Food & Entertaining - Food Tips

Cooking with whole grains

Do you want to use more whole grains in your cooking? If so, check out some tips from Maria Speck, the author of Ancient Grains for Modern Meals.

Maria Speck grew up in Greece and Germany before moving to the United States as a young adult. She is a writer and journalist, and has contributed to Gourmet, Saveur, and Gastronomica, as well as Marie Claire and Elle. Her book, Ancient Grains for Modern Meals, will give you all the basics of cooking with whole grains so you can appreciate the very best that each has to offer.

Style at Home: What would you say is the biggest misconception home cooks have about whole grains?
Maria Speck: I believe there are two major misperceptions about whole grains: people think they take forever to cook, and they are under the impression that all whole grains are chewy and about as appealing to eat as bricks! With my book, I hope to show that whole grains bring a dynamic range of flavours and textures to our tables—from comforting polenta, quinoa and millet to deliciously chewy whole wheat berries or hulled barley. To help busy families and professionals, I have divided whole grains into “quick-cooking” grains for weeknights (such as bulgur, buckwheat, whole wheat couscous), and “slow-cooking” whole grains which can be prepared ahead of time (spelt, rye, Kamut).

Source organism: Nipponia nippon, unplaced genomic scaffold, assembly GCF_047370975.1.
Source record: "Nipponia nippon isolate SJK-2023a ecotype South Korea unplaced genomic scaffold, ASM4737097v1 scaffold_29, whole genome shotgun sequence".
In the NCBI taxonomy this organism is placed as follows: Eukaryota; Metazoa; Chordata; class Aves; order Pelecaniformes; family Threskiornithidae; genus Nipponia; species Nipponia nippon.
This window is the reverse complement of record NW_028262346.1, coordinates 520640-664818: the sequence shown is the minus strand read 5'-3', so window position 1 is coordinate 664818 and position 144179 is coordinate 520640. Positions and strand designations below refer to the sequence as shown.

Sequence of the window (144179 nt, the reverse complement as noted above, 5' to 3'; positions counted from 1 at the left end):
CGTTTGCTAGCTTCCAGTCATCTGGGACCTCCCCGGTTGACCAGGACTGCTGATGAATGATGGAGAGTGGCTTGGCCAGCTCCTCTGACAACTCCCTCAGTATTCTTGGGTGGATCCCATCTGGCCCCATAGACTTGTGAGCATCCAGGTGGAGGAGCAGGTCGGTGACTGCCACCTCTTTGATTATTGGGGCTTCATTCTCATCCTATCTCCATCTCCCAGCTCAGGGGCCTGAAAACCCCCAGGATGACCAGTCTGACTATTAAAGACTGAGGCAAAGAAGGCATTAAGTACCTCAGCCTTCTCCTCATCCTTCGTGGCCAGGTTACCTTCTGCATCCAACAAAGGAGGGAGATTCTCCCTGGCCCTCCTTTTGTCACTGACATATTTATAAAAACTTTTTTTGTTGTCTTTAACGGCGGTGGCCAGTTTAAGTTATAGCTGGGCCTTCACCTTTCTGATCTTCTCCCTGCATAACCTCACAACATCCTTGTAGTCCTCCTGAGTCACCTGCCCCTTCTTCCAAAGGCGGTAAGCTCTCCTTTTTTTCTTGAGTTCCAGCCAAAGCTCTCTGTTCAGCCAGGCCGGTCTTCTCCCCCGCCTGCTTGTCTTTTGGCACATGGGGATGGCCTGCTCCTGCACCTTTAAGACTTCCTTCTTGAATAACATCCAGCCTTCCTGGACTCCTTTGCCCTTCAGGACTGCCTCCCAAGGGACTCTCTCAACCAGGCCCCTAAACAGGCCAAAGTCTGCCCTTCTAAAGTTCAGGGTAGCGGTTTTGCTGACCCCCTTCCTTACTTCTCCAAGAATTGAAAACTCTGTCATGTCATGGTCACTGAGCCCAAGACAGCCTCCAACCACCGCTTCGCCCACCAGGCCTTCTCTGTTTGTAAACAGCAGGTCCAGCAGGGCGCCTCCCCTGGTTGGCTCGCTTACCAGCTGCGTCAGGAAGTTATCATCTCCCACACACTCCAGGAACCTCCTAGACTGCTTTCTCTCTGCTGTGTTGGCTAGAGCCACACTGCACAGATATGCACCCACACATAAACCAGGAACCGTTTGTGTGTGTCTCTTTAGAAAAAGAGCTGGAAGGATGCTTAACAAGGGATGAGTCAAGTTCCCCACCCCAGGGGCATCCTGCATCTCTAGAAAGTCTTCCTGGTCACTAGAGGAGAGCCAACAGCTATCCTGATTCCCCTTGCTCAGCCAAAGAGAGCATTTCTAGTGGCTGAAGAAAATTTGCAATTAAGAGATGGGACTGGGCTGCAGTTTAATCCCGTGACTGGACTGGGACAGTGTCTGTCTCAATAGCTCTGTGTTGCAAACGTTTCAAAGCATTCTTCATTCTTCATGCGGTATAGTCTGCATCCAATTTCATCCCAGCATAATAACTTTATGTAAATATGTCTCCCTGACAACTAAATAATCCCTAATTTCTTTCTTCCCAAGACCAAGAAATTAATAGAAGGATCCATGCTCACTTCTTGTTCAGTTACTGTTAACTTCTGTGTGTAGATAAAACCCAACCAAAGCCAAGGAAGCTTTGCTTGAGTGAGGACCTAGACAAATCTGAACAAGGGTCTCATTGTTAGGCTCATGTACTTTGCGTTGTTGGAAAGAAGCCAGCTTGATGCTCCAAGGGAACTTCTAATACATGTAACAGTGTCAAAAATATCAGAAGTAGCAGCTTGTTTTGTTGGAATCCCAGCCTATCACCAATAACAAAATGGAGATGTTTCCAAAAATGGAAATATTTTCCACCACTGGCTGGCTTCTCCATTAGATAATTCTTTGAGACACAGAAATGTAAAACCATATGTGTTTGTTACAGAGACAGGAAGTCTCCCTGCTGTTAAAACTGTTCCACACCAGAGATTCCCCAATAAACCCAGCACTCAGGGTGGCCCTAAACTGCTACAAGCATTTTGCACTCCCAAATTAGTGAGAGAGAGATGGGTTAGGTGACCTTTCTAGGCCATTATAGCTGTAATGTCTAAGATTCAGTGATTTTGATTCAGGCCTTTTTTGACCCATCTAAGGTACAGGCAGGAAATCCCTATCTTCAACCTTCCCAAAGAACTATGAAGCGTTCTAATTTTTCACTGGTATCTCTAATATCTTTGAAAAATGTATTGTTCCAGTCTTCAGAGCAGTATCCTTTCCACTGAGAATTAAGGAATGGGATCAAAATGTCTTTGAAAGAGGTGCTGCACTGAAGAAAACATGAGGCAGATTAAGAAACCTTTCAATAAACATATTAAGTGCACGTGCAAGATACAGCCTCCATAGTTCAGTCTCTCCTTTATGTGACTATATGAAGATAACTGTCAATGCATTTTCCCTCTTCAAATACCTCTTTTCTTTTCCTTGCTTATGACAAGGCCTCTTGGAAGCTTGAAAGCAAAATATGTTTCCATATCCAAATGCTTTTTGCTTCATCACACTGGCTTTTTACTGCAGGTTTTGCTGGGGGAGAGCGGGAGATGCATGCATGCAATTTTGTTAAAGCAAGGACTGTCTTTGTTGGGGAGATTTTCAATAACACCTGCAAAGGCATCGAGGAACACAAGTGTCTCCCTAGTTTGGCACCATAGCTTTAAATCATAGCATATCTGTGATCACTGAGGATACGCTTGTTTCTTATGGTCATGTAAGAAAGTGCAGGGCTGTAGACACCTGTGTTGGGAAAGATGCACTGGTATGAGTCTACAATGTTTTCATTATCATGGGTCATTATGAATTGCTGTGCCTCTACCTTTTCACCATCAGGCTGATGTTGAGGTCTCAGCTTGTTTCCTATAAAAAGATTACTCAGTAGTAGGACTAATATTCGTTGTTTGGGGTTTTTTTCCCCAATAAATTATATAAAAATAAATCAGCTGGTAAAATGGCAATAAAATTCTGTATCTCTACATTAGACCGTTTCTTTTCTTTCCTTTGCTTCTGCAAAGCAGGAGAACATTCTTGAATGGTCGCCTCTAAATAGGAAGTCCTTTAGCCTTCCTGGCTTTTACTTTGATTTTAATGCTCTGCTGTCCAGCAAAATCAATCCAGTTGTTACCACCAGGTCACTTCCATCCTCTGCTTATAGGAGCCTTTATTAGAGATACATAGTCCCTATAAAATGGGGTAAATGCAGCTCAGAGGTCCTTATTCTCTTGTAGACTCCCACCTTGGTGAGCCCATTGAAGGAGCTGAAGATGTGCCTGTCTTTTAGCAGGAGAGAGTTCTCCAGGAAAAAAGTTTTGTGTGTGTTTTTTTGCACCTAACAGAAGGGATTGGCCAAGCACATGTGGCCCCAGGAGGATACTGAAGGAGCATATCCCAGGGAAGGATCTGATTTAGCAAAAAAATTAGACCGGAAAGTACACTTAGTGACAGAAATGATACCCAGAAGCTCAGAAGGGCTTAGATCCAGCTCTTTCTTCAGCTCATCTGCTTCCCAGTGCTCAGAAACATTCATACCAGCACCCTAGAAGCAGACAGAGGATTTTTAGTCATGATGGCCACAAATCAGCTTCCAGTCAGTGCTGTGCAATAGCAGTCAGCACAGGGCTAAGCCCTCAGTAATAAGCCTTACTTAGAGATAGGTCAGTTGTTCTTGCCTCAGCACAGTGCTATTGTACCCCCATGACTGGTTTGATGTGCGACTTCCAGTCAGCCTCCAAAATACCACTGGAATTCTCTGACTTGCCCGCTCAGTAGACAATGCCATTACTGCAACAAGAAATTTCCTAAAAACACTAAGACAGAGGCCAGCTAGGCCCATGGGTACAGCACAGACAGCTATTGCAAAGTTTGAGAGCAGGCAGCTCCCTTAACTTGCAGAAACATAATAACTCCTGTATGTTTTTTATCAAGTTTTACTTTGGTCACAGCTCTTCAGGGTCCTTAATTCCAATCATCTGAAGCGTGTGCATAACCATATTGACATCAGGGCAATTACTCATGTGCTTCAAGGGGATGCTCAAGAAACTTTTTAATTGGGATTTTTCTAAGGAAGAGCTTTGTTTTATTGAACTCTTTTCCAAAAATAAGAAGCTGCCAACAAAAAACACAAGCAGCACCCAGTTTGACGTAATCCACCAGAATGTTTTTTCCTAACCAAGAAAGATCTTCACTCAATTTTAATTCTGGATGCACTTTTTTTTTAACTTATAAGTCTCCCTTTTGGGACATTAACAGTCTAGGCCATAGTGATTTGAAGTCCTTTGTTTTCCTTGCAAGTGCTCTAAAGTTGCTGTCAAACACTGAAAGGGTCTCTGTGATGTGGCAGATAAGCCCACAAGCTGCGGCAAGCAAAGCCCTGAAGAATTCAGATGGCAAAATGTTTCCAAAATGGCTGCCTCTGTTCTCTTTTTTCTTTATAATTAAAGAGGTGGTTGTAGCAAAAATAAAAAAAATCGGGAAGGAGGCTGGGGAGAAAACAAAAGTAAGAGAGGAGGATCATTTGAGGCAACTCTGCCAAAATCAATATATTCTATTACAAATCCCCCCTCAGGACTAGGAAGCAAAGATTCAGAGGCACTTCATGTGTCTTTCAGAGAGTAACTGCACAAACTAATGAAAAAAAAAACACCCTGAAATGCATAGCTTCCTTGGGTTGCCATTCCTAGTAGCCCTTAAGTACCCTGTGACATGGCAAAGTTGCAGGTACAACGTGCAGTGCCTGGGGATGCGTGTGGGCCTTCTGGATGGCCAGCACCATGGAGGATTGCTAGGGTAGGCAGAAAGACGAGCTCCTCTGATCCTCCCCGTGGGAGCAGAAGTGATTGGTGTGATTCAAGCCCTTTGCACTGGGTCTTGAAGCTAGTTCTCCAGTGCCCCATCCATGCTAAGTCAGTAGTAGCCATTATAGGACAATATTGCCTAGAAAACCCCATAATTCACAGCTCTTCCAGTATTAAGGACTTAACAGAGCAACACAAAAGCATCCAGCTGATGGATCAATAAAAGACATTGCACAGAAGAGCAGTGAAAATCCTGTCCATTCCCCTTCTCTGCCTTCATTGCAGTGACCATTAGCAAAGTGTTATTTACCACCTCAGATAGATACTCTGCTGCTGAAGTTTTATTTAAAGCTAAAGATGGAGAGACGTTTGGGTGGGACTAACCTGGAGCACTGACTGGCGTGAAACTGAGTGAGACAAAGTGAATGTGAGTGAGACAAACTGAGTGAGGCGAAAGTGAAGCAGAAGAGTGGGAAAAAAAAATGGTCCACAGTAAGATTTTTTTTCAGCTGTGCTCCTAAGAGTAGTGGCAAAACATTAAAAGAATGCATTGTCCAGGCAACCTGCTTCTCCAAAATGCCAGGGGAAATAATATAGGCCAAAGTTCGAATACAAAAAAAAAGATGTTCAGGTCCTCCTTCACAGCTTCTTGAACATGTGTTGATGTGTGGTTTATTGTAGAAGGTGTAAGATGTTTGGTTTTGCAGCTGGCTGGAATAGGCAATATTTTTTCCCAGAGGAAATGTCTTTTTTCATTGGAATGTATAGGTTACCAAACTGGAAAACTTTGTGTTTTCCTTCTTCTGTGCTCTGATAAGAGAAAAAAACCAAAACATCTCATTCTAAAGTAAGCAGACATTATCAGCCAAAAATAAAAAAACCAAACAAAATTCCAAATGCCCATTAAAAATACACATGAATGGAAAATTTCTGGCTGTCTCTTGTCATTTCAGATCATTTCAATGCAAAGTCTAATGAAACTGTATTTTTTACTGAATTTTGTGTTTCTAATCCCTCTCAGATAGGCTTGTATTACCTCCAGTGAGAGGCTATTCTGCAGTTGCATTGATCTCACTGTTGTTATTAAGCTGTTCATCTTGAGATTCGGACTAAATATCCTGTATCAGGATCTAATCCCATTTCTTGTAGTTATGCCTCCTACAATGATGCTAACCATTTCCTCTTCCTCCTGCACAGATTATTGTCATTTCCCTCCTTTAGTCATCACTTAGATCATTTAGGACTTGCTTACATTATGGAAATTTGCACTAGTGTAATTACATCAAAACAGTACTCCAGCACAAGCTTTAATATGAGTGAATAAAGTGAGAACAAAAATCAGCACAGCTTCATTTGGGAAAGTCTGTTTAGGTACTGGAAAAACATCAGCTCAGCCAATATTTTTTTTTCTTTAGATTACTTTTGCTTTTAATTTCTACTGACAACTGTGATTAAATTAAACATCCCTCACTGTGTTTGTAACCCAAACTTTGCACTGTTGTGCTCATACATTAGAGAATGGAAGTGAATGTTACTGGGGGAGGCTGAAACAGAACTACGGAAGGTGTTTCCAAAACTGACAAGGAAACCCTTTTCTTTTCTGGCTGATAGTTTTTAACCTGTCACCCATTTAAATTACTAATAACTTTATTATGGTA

S@H: A lot of people aren’t used to incorporating grains into their diets – what is your suggestion for an easy way to start?
MS: I always suggest looking for recipes that have specifically been written for whole grains. Don’t just replace the pasta in your favourite dinner recipe with whole grain pasta. Instead, look for recipes with assertive ingredients which enhance the distinct aroma of hearty whole wheat pasta for an amazing new flavour experience. In my recipes, I always pair each grain with ingredients that highlight its character to create an appealing and delicious meal.

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